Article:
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Author Notes: At the end of the year in Japan, we do yearly thorough cleaning. It’s the “spring cleaning” but done in the middle of winter. At schools, in offices, and at homes, we clean the dust and junk accumulated during the year and prepare to start anew. My family, that had a rather relaxed attitude about regular tidying up of the house (=we were messy), had no choice but to adhere to this tradition because we had to get ready for three days of new year’s celebration in which our relatives and guests would come visit and stay with us.
On new year’s eve, we would frantically pick up clothes, books, and various random stuff lying on the floor or piled up on the desks and tables, and put them back to their long-forgotten shelves and drawers. The trash was dumped. All the doors and windows were opened, washed and polished. The furniture was moved and dusted. Everywhere was vacuumed and wiped clean.
When the hectic day of cleaning would end, it was time for soba (buckwheat) noodles. People in Japan eat soba noodles on new year’s eve, and it is called “Toshikoshi soba,” or year-end soba.
There are two common reasonings for eating soba on new year’s eve. One is that the thin and long soba noodles signify long life. The other is that soba noodles, which are not glutinous and can easily break, represent cutting away and leaving behind the year’s misfortunes. My mother would tell me instead that it was because everyone was so busy cleaning all day and there was no time left for making dinner, and soba was quick and easy to prepare.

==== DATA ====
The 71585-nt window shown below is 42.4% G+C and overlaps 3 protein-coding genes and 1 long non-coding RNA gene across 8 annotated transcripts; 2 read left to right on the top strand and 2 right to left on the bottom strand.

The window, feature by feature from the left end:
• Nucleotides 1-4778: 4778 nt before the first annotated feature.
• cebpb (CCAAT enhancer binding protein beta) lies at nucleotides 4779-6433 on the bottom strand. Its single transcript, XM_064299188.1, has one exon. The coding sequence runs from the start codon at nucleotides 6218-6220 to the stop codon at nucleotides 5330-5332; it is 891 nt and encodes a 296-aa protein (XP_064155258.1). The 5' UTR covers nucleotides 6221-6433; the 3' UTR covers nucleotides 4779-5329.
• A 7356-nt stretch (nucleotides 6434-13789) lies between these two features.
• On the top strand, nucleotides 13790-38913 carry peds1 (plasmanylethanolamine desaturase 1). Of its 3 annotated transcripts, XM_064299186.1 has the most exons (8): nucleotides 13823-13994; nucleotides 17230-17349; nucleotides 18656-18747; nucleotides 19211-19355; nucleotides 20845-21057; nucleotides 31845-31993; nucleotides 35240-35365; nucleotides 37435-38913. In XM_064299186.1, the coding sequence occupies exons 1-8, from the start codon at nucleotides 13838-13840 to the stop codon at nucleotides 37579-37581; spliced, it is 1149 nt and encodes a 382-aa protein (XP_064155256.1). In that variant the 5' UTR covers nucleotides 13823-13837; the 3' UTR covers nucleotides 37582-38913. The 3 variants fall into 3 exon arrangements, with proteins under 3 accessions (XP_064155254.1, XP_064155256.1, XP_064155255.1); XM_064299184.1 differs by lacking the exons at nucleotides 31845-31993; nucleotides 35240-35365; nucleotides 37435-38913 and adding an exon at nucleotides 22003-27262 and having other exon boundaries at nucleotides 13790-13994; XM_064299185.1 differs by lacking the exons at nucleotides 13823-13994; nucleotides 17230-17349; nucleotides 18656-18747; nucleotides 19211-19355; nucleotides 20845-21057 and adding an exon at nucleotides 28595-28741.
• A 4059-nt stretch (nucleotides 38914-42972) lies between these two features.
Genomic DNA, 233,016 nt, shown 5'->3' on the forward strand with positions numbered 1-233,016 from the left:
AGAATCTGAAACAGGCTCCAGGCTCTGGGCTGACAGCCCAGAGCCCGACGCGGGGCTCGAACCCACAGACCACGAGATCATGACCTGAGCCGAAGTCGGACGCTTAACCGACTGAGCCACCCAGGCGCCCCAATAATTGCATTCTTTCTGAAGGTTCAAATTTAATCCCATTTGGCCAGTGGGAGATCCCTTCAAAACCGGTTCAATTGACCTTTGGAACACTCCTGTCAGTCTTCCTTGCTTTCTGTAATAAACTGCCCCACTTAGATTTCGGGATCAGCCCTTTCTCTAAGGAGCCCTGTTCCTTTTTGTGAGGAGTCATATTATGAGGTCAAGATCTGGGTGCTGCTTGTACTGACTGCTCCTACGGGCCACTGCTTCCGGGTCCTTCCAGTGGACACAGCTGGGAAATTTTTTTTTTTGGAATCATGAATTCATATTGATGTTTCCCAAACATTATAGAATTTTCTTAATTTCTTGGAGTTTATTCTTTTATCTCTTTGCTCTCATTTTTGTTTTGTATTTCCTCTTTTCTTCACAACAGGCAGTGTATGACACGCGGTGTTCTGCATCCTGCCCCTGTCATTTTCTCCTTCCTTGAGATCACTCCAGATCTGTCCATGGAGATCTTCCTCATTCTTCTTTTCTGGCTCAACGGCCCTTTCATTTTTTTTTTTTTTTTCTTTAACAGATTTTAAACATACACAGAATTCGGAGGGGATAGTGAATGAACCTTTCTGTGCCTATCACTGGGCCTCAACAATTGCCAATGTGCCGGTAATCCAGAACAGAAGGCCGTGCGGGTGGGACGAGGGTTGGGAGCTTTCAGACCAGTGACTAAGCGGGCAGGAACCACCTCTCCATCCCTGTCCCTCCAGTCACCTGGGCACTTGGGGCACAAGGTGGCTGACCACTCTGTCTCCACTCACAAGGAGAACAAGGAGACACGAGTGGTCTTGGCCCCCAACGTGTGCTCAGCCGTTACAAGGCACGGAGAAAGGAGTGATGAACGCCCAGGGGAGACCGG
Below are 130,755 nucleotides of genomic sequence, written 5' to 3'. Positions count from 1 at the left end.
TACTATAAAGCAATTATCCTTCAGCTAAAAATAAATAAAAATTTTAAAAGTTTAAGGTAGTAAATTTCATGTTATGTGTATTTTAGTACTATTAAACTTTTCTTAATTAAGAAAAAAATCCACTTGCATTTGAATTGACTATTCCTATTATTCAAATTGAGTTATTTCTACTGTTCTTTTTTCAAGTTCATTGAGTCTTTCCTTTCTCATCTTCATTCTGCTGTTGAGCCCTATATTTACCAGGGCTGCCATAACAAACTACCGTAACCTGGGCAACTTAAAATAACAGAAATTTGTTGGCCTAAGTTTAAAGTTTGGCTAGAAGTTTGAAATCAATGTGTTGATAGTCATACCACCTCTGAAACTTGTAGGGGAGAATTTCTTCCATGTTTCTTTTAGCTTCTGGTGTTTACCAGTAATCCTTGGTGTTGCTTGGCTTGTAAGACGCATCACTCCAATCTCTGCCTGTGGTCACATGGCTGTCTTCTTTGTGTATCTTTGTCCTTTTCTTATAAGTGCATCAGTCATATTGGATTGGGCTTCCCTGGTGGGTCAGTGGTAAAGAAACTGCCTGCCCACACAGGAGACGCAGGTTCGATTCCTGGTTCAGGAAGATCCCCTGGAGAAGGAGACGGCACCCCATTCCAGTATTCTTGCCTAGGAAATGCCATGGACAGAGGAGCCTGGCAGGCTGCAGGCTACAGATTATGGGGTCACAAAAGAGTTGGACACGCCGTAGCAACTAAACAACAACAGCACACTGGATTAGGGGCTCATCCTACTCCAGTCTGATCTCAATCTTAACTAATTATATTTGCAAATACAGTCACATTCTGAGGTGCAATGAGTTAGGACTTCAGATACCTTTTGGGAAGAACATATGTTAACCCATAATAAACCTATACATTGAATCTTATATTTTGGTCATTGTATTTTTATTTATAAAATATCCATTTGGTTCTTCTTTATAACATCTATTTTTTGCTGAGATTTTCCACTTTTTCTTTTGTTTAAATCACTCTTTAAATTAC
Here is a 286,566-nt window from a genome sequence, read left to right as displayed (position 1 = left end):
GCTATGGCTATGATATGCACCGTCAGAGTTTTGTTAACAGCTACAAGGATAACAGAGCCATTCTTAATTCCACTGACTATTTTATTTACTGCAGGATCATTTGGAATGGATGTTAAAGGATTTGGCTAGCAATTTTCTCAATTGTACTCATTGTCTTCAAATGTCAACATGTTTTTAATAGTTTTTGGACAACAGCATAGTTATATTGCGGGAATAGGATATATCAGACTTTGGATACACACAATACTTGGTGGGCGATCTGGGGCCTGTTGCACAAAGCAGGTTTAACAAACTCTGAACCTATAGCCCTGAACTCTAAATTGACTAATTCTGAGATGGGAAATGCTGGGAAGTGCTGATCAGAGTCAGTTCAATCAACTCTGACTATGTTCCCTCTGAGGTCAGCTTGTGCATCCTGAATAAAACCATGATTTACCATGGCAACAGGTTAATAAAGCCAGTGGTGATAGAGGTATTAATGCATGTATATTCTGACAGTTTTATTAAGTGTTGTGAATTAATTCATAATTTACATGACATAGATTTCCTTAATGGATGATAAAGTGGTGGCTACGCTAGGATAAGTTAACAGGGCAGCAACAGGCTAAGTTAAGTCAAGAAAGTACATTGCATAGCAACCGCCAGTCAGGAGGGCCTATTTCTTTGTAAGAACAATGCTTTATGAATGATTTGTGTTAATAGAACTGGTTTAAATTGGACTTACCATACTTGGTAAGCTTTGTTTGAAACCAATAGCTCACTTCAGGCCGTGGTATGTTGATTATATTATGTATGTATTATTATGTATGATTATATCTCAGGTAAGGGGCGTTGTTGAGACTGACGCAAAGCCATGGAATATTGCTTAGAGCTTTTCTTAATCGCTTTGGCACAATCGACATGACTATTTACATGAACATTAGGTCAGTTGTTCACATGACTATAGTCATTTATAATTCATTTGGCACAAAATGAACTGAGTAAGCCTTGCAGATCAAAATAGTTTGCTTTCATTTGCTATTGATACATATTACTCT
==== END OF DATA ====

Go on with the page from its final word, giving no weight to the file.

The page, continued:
Whatever the reason, I couldn’t wait to eat new year’s eve soba. The heaviness of fresh soba noodles in my hands, the steam rising from the big pot of broth that filled the kitchen with sweet and salty aroma. The kitchen windows all white with condensation, the smell of kerosine stove, and the annual song contest on national TV.
We ate soba throughout the year, but the year-end soba, that my not-cleaning-oriented family ate together after we spent the entire day as members of dedicated cleaning team, truly felt like a reward and celebration.
Mirin is sweet rice wine. If it’s not available, mix 1 part sugar and 3 part sake or vodka. If you don’t have sake on hand, you can use white wine.
To make dashi (Japanese stock), put 10cm of konbu and 3 cups of cold water in a pot and heat with low heat for about 15 minutes. Don’t let it boil as this creates unpleasant taste and smell. If you have dried shiitake mushrooms, soak them in cold water and mix part of this soaking water with Konbu dashi (1 part shiitake water : 5 part konbu dashi). —Kyoko Ide
Soba noodle soup and toppings
- 160 grams dried soba noodles
- 2 tablespoons soy sauce
- 2 tablespoons mirin
- 2 cups dashi
- 1 handful arugula
- 1 teaspoon thinly sliced leek
- 1 piece carrot, julienned
- 1 tablespoon all purpose flour
- 1 tablespoon water
- Start heating a big pot of water for cooking soba. In a separate pot, put the arugula and 1 cm of water in a pot and cover. Turn on the heat to medium-high and cook with the steam (about 1-2 minutes after boiling). When it’s cooked, drain, put in a bowl of cold water, drain again right away and squeeze out water. Cut into pieces.
- Make broth: In a small pot, heat Mirin and let it boil for a few seconds to let the alcohol evaporate. Add soy sauce and dashi and heat. When it boils, turn off the heat and set aside.
- Set aside some boiling water (to reheat cooked soba noodles later). Cook soba in the rest of the boiling water as indicated in the package (3-5 minutes). When it’s cooked, drain and wash the noodles under cold running water, then drain well. Set aside in a colander.
- Heat the broth. Briefly reheat the soba noodles in the set-aside boiling water, drain well and put them in a bowl. Pour the broth. Serve with carrot tempura, arugula and leek.